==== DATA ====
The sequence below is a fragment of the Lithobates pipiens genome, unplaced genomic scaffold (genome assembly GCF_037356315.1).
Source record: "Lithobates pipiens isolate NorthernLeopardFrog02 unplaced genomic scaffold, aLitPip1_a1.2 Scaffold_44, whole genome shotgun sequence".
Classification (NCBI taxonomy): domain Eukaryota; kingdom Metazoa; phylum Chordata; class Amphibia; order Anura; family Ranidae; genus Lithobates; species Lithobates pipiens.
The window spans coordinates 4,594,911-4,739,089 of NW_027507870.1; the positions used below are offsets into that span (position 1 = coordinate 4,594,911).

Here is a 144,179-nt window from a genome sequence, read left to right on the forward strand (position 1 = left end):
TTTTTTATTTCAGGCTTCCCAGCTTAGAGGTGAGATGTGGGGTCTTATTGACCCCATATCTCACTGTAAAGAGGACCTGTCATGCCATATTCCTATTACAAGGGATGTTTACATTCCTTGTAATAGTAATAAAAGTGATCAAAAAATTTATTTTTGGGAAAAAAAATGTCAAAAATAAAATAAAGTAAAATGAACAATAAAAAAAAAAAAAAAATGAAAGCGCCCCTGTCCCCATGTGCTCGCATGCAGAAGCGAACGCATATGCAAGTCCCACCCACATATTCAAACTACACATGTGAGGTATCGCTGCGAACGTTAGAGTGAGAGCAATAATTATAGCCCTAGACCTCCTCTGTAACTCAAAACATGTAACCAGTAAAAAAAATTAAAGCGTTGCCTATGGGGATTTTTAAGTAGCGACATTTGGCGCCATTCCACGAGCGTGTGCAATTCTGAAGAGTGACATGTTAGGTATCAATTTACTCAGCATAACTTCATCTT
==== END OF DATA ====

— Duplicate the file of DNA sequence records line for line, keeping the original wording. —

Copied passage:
The sequence below is a fragment of the Lithobates pipiens genome, unplaced genomic scaffold (genome assembly GCF_037356315.1).
Source record: "Lithobates pipiens isolate NorthernLeopardFrog02 unplaced genomic scaffold, aLitPip1_a1.2 Scaffold_44, whole genome shotgun sequence".
Classification (NCBI taxonomy): domain Eukaryota; kingdom Metazoa; phylum Chordata; class Amphibia; order Anura; family Ranidae; genus Lithobates; species Lithobates pipiens.
The window spans coordinates 4,594,911-4,739,089 of NW_027507870.1; the positions used below are offsets into that span (position 1 = coordinate 4,594,911).

Here is a 144,179-nt window from a genome sequence, read left to right on the forward strand (position 1 = left end):
TTTTTTATTTCAGGCTTCCCAGCTTAGAGGTGAGATGTGGGGTCTTATTGACCCCATATCTCACTGTAAAGAGGACCTGTCATGCCATATTCCTATTACAAGGGATGTTTACATTCCTTGTAATAGTAATAAAAGTGATCAAAAAATTTATTTTTGGGAAAAAAAATGTCAAAAATAAAATAAAGTAAAATGAACAATAAAAAAAAAAAAAAAATGAAAGCGCCCCTGTCCCCATGTGCTCGCATGCAGAAGCGAACGCATATGCAAGTCCCACCCACATATTCAAACTACACATGTGAGGTATCGCTGCGAACGTTAGAGTGAGAGCAATAATTATAGCCCTAGACCTCCTCTGTAACTCAAAACATGTAACCAGTAAAAAAAATTAAAGCGTTGCCTATGGGGATTTTTAAGTAGCGACATTTGGCGCCATTCCACGAGCGTGTGCAATTCTGAAGAGTGACATGTTAGGTATCAATTTACTCAGCATAACTTCATCTT